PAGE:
Kaiser Permanente Launches Study on Patient Counseling

By Gebhart, Fred | Drug Topics, January 25, 1993 | Go to article overview

Kaiser Permanente Launches Study on Patient Counseling


Gebhart, Fred, Drug Topics


With the coming of mandatory counseling in California, Kaiser Permanente and the University of Southern California School of Pharmacy are taking a hard look at how--or if--patient counseling really affects outcomes and costs. The two-year study covers the 2.3 million members of Kaiser Permanente Medical Care Program's Southern California Region.

"Everybody believes that patient counseling is a better model than no counseling!," explained Jeff McCombs, USC assistant professor of pharmaceutical economics and policy, "but no one really knows. Counseling has never been studied rigorously."

Most earlier counseling studies, he pointed out, have looked at patient perceptions of care or intervention in specific disease states such as diabetes or hypertension. The Kaiser-USC program is the first large-scale investigation of the connections between types of patient counseling, patient outcomes, and total cost of care.

McCombs divided Kaiser's patient population into three study groups. Sixty percent of patients will receive state-mandated counseling on every new or changed script. Twenty percent will receive what he is calling the Kaiser model, intensive counseling for a limited number of high-risk patients. Lower-risk patients will not be counseled unless they request it. The two high-risk groups are polypharmacy patients taking five or more different medications within a 12-month period and patients taking at least one of 74 target drugs.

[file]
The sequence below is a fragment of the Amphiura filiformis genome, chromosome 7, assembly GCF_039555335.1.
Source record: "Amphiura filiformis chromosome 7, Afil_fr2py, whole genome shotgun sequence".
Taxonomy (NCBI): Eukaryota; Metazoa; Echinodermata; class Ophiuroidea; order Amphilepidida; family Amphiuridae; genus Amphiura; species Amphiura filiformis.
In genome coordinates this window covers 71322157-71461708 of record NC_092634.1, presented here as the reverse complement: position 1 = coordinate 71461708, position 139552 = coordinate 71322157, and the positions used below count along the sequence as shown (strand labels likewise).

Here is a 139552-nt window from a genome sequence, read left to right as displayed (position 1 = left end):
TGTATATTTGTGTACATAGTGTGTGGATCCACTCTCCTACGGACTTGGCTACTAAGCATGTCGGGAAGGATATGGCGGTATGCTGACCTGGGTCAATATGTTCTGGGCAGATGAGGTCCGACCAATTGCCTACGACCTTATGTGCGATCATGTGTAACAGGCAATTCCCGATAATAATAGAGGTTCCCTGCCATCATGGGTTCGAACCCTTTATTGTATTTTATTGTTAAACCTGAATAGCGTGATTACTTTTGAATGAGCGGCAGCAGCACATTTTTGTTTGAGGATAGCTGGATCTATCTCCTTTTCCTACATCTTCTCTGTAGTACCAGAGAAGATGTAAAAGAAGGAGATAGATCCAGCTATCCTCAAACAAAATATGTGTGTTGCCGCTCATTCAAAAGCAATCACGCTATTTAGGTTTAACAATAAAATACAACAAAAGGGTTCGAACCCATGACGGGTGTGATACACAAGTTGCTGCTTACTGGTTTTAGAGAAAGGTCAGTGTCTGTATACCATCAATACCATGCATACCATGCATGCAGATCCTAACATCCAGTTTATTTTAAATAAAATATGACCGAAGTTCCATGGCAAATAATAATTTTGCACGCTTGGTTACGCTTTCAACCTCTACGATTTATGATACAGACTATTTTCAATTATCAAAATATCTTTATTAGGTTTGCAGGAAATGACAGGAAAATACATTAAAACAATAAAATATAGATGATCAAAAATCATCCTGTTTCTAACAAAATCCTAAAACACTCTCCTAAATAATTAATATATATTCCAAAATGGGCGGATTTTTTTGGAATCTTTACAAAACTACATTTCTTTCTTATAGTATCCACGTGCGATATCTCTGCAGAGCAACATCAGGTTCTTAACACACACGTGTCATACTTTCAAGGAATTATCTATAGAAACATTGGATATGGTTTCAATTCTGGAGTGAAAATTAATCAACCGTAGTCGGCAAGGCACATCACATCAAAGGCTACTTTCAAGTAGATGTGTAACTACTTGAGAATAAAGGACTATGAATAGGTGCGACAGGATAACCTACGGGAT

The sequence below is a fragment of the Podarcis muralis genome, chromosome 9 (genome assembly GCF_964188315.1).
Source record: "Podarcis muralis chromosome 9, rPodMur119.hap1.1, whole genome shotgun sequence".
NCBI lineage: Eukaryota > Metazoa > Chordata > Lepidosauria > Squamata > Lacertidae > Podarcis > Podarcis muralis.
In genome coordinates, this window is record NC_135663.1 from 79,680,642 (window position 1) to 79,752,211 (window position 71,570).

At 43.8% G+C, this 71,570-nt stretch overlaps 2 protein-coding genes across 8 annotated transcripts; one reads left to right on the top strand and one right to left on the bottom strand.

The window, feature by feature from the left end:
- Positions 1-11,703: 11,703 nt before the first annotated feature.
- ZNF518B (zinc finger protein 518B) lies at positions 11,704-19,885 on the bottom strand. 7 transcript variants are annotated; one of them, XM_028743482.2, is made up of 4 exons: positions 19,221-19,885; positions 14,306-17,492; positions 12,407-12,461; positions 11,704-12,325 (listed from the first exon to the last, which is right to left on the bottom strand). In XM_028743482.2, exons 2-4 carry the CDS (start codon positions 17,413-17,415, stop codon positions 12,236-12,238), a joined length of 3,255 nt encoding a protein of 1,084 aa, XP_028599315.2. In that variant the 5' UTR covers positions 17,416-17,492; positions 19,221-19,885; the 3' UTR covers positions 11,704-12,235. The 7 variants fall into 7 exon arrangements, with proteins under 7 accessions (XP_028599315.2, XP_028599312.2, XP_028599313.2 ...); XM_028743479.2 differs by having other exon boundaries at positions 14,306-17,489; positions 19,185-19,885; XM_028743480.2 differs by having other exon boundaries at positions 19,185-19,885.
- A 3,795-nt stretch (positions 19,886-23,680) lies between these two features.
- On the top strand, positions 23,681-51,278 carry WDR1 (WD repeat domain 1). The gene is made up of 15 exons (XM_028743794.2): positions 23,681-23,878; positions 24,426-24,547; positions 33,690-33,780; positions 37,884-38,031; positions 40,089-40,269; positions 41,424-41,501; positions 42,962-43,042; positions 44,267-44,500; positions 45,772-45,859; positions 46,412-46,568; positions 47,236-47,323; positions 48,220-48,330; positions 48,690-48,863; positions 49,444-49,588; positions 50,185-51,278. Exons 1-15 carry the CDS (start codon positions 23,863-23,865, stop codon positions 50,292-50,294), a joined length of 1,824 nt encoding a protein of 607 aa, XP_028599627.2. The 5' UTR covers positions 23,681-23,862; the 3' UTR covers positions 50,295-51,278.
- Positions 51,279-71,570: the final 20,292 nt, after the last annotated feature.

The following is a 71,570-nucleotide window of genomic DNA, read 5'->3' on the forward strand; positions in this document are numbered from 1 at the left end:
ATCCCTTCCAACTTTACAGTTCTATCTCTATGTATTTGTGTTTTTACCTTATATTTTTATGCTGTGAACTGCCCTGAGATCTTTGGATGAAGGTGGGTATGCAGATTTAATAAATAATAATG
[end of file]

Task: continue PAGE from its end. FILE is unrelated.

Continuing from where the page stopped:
TARGET DRUGS: Target drugs include seizure disorder products, cardiovasculars, calcium channel blockers, beta blockers, anticoagulants, antidiabetic agents, benzodiazepines, NSAIDs, asthma meds, and metered dose inhalers for asthma.

Based on a presurvey study of patient records, 19% to 34% of patients (depending on the facility) fall into the polypharmacy group; of 14% to 31% of patients are currently using one or more target drugs; 8% to 16% fall into both high-risk groups.

A 20% control group will receive counseling at the pharmacist's discretion or by patient request, the standard of care in California before mandatory counseling began on Nov. 1. The state board of pharmacy granted an exemption from mandatory consultation in order to include both control and selective counseling groups.

The counseling exemption has drawn fire from the California Pharmacists Association. …

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